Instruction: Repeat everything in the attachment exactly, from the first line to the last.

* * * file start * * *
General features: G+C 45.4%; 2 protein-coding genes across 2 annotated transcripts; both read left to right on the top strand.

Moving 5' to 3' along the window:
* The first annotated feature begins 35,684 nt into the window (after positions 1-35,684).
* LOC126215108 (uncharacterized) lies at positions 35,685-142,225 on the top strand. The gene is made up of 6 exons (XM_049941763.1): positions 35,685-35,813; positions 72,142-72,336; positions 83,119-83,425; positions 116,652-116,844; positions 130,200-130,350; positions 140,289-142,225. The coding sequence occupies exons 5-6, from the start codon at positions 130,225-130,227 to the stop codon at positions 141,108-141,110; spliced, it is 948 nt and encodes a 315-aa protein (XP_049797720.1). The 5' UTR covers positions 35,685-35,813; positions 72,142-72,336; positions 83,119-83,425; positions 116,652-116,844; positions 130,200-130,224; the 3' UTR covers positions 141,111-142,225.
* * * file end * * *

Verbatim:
General features: G+C 45.4%; 2 protein-coding genes across 2 annotated transcripts; both read left to right on the top strand.

Moving 5' to 3' along the window:
* The first annotated feature begins 35,684 nt into the window (after positions 1-35,684).
* LOC126215108 (uncharacterized) lies at positions 35,685-142,225 on the top strand. The gene is made up of 6 exons (XM_049941763.1): positions 35,685-35,813; positions 72,142-72,336; positions 83,119-83,425; positions 116,652-116,844; positions 130,200-130,350; positions 140,289-142,225. The coding sequence occupies exons 5-6, from the start codon at positions 130,225-130,227 to the stop codon at positions 141,108-141,110; spliced, it is 948 nt and encodes a 315-aa protein (XP_049797720.1). The 5' UTR covers positions 35,685-35,813; positions 72,142-72,336; positions 83,119-83,425; positions 116,652-116,844; positions 130,200-130,224; the 3' UTR covers positions 141,111-142,225.